As we look back over events of last summer, such as the Jubilee and the Olympics, many summer bedding schemes in parks and gardens reflected the patriotic red, white and blue of the union flag.
The classic ingredients were red salvias, white alyssum and blue lobelias and if you’re aiming to do something similar this year, now is the time to be choosing varieties, ordering seeds and even, with lobelias, to prepare to sow seed. Lobelia erinus is a low growing, bushy or trailing perennial, native to southern Africa, usually grown as a half hardy annual. Different kinds have been selected and crossed with other species to produce the compact edging plants and cascading varieties familiar to gardeners today.
Lobelias are stalwarts in summer bedding schemes, containers and hanging baskets, and flower freely throughout the summer. The deep blue ‘Crystal Palace’ and ‘Mrs Clibran’ are tried and tested compact varieties, growing to about 4inches/10cm tall with a spread of around 6inches/15cm. ‘Cambridge Blue’ has a similar habit, but with light blue flowers. These make ideal edging plants. Trailing kinds, such as ‘Sapphire’, generally spread to around 12inches/30cm and look great in hanging baskets or tumbling down the sides of containers Trailing forms of Lobelia richardsonii are often sold as plants in 3inch/8cm pots in May. These have been very impressive with me in both sunny and cooler summers and even, along with dark leaved begonias, showed some degree of resistance to slugs, when neighbouring plants were being attacked during last summer’s downpours. They associate really well with just about everything, growing through other plants without over-powering them. Blue verbenas, orange petunias and pink ivy-leaved pelargoniums all make companions.
Lobelia seed is very fine and can be mixed with silver sand to help get an even distribution of seed over the surface of your compost. Sow the seeds on the surface and gently firm them with a tamper or the base of a pot. Don’t cover the seed with compost and don’t exclude light, as this helps germination. If you have a heated propagator and can maintain an even temperature of 65 degrees F (18 degrees C), germination will take around two to three weeks. When seedlings are large enough to handle, they can be transplanted.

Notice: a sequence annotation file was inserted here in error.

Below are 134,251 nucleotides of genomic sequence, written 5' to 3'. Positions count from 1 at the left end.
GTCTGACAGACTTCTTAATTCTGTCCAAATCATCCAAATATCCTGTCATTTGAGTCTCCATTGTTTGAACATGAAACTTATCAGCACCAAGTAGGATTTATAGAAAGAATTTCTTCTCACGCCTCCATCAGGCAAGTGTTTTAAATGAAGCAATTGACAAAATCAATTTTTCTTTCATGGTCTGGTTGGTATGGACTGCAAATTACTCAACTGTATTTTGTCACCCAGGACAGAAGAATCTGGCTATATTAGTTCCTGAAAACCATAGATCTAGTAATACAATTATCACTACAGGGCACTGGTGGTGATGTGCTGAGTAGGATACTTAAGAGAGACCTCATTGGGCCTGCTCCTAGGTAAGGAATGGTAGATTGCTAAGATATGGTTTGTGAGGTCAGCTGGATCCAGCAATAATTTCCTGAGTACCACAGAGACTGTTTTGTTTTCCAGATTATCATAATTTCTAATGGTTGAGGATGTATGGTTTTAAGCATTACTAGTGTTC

Seedlings are too small to prick out individually and can be pricked out in groups of three. They will then need cooler, but warm conditions (around 50F/10C) and good light. As lobelia seed is so fine, it is sometimes available as coated seed, which can be directly sown into cells or pots, as can lobelia seedlings or plugs, which are also available at garden centres from February and can be directly planted into cells or pots. Grow seedlings on under glass in the usual way, hardening them off by gradually exposing them to cooler outdoor conditions in May and plant them out towards the end of May.
when the danger of frosts is past.
Once planted out in a reasonably sunny spot on moisture-retentive, but free-draining soil and kept watered for the first few weeks until they have established if the weather is dry, all they need then is sunshine. Given the right conditions, they will flower from June to September and into October until the first sharp frosts bring the season to a close.
We gardeners need to be optimists. Let’s hope this summer’s weather is a little sunnier and drier than last year’s.
Jobs for the month
Order vegetable, flower seeds.
If you have a heated propagator, sow seed of pelargoniums.
Sow a mangetout variety of pea indoors to produce pea shoots. Harvest when the shoots are about 6inches/15cm tall.
Prepare new planting plots by digging and adding manure, leaf mould or home-made compost.
January and February are usually the coldest months . Check that any bubble pack, hessian sacking or straw placed around plants and pots to protect them from the cold is still in place.